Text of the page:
(World Première; RTÉ commission) RTÉ National Symphony Orchestra
National Concert Hall, Dublin, 18 November 2005
Gerhard Markson, conductor
When RTÉ’s Director of Music, Niall Doyle, introduced Raymond Deane’s newest work, Samara at the National Concert Hall on 18 November he described the composer as being at the height of his powers. This was not hyperbole as Raymond Deane does indeed convey through his recent music a sense of confidence, authority and an aesthetic that is not distorted by external pressures, such as that to succeed in a competitive commercial world, or that which is even more disastrous to so much new music, the attempt to create a niche through self-conscious avant-gardism.
Samara is the result of a commission by RTÉ, a commission which has been rewarded by a beautiful, complex and thoroughly enjoyable twelve minutes or so (there is a deliberate flexibility in the timing of the piece) of very original music. Naturally it contains the almost mathematical structures that are characteristic of Deane’s work and which offer plenty of scope for technical analysis, particularly in the fractal-like way in which patterns played briefly on just a few instruments later emerge on a massive scale. Seeds becoming a great forest. But to concentrate on such dialectical transformations and the search for references to earlier works would fail to convey the sensuality of the piece. In fact the work is finely balanced between the cerebral and the physical, between dissonance and consonance, density and space, atonality and tonality.
A Samara is a winged seed, otherwise known as a key fruit. In his pre-concert talk Raymond Deane explained that having found a title appropriate to the partly completed composition, it then helped shape the form of the complete work. Another dialectic at play and here a very creative one, because the evocation of the erratic, spinning, flight of the seed is a strong and effective feature of the work. There is also something of a Mediterranean quality to the piece, created perhaps by the space and waves that sounded from instruments of the higher register, interspersed throughout the work like a refrain. Arabic drum rhythms also contributed to this sense of light and warmth.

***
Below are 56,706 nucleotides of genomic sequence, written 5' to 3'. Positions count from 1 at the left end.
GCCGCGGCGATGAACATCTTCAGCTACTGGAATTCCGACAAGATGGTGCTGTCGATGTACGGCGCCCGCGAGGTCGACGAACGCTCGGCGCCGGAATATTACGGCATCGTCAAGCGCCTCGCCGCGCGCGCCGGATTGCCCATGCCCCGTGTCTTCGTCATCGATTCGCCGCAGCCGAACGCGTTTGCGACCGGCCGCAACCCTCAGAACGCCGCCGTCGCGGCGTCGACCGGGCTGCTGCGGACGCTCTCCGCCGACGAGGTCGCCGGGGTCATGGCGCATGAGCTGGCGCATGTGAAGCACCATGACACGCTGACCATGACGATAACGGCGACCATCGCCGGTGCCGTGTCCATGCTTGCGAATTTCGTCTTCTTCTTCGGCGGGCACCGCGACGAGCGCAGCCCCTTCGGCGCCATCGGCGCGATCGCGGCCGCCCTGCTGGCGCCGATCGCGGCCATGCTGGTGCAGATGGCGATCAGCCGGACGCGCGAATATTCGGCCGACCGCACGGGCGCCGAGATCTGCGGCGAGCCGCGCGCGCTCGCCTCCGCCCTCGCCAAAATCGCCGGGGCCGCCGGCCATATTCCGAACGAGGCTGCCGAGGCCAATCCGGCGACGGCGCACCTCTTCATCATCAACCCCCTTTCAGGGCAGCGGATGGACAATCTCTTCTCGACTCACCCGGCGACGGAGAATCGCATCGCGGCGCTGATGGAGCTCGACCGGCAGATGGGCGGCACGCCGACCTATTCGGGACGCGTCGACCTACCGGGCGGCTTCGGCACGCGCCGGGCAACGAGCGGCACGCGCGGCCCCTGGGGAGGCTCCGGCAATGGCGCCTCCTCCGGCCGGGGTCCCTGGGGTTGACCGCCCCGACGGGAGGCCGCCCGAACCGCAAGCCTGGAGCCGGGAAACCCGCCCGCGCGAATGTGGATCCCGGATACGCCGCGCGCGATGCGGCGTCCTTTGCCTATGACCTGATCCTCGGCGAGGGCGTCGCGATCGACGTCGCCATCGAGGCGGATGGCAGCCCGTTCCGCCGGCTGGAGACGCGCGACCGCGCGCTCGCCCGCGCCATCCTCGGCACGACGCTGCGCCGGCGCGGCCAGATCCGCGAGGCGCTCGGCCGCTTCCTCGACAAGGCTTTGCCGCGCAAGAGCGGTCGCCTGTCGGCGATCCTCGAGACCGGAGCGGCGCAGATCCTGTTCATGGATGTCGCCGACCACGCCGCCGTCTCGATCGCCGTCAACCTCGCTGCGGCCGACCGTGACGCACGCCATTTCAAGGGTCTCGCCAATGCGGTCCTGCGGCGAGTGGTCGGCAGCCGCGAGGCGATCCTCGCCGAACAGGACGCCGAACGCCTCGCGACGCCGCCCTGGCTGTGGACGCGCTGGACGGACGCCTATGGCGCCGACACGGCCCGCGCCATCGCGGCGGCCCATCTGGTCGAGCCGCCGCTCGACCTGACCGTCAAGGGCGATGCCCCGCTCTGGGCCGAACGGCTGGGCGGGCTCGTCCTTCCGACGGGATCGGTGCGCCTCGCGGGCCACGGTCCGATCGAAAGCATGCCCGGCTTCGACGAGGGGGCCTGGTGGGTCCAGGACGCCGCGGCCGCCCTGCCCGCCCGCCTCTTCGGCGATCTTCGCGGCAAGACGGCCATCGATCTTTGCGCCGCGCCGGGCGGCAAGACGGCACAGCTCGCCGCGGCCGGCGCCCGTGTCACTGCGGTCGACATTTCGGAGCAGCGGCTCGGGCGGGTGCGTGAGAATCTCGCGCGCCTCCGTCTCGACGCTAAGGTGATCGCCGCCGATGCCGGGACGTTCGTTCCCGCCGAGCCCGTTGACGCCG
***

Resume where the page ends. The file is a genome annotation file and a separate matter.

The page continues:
The overall impact of the work was one of vivacity and freshness. The rest of the concert program brought home to me just how stimulating and intense the twelve minutes of Samara had been. For, without in the least part wanting to denigrate the wonderfully committed playing of soloist John Finucane, it was very hard to attend to the subsequent piece, Weber’s Clarinet Concerto No. 1 (1812). It was like having left a conversation full of unexpected insights and comments for a very dry lecture, in which the speaker was entirely predictable and the course of their argument obvious from their opening remarks. Again, this is not to depreciate the efforts of orchestra or the clearly heartfelt enthusiasm of the audience for Weber’s work, but to explain why at the end of Samara I wanted above all, to hear it again, and again.
Published on 1 January 2006
Conor Kostick is a writer and journalist. He is the author of Revolution in Ireland (1996) and, with Lorcan Collins, The Easter Rising (2000).